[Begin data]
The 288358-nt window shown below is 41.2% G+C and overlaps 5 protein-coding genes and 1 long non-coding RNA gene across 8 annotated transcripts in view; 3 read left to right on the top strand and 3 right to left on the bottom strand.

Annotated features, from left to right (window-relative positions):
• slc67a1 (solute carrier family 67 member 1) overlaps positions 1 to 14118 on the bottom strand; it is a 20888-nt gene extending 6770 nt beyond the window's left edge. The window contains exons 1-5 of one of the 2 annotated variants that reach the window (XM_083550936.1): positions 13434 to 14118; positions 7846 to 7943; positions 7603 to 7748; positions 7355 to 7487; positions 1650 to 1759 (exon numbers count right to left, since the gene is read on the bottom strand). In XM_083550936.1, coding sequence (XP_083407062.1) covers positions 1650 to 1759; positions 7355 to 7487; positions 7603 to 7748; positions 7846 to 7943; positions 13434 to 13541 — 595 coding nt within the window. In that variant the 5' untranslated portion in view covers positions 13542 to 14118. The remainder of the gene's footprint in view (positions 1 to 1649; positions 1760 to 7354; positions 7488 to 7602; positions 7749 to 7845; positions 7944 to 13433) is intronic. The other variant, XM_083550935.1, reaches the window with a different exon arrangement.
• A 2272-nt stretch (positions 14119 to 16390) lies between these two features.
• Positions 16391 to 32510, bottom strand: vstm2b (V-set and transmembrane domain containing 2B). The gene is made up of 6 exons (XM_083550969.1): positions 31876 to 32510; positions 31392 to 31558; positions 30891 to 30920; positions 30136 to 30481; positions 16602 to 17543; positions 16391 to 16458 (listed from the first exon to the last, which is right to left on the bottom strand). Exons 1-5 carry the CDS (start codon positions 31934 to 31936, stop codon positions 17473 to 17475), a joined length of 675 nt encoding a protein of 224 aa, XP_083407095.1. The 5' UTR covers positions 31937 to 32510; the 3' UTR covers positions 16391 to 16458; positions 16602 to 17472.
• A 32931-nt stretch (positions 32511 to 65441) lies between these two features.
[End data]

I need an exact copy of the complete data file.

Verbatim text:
The 288358-nt window shown below is 41.2% G+C and overlaps 5 protein-coding genes and 1 long non-coding RNA gene across 8 annotated transcripts in view; 3 read left to right on the top strand and 3 right to left on the bottom strand.

Annotated features, from left to right (window-relative positions):
• slc67a1 (solute carrier family 67 member 1) overlaps positions 1 to 14118 on the bottom strand; it is a 20888-nt gene extending 6770 nt beyond the window's left edge. The window contains exons 1-5 of one of the 2 annotated variants that reach the window (XM_083550936.1): positions 13434 to 14118; positions 7846 to 7943; positions 7603 to 7748; positions 7355 to 7487; positions 1650 to 1759 (exon numbers count right to left, since the gene is read on the bottom strand). In XM_083550936.1, coding sequence (XP_083407062.1) covers positions 1650 to 1759; positions 7355 to 7487; positions 7603 to 7748; positions 7846 to 7943; positions 13434 to 13541 — 595 coding nt within the window. In that variant the 5' untranslated portion in view covers positions 13542 to 14118. The remainder of the gene's footprint in view (positions 1 to 1649; positions 1760 to 7354; positions 7488 to 7602; positions 7749 to 7845; positions 7944 to 13433) is intronic. The other variant, XM_083550935.1, reaches the window with a different exon arrangement.
• A 2272-nt stretch (positions 14119 to 16390) lies between these two features.
• Positions 16391 to 32510, bottom strand: vstm2b (V-set and transmembrane domain containing 2B). The gene is made up of 6 exons (XM_083550969.1): positions 31876 to 32510; positions 31392 to 31558; positions 30891 to 30920; positions 30136 to 30481; positions 16602 to 17543; positions 16391 to 16458 (listed from the first exon to the last, which is right to left on the bottom strand). Exons 1-5 carry the CDS (start codon positions 31934 to 31936, stop codon positions 17473 to 17475), a joined length of 675 nt encoding a protein of 224 aa, XP_083407095.1. The 5' UTR covers positions 31937 to 32510; the 3' UTR covers positions 16391 to 16458; positions 16602 to 17472.
• A 32931-nt stretch (positions 32511 to 65441) lies between these two features.